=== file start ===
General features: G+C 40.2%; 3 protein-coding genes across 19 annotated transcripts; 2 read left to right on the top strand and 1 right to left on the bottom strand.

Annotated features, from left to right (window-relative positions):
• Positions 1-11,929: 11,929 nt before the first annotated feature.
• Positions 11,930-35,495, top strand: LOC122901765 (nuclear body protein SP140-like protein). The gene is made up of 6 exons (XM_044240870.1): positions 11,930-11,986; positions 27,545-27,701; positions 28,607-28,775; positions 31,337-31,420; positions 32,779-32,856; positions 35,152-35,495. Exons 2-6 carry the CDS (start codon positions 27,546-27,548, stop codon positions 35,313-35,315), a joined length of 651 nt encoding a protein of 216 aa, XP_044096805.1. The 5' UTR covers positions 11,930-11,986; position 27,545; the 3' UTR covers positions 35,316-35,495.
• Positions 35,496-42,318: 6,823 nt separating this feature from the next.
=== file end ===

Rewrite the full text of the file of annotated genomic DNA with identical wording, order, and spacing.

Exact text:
General features: G+C 40.2%; 3 protein-coding genes across 19 annotated transcripts; 2 read left to right on the top strand and 1 right to left on the bottom strand.

Annotated features, from left to right (window-relative positions):
• Positions 1-11,929: 11,929 nt before the first annotated feature.
• Positions 11,930-35,495, top strand: LOC122901765 (nuclear body protein SP140-like protein). The gene is made up of 6 exons (XM_044240870.1): positions 11,930-11,986; positions 27,545-27,701; positions 28,607-28,775; positions 31,337-31,420; positions 32,779-32,856; positions 35,152-35,495. Exons 2-6 carry the CDS (start codon positions 27,546-27,548, stop codon positions 35,313-35,315), a joined length of 651 nt encoding a protein of 216 aa, XP_044096805.1. The 5' UTR covers positions 11,930-11,986; position 27,545; the 3' UTR covers positions 35,316-35,495.
• Positions 35,496-42,318: 6,823 nt separating this feature from the next.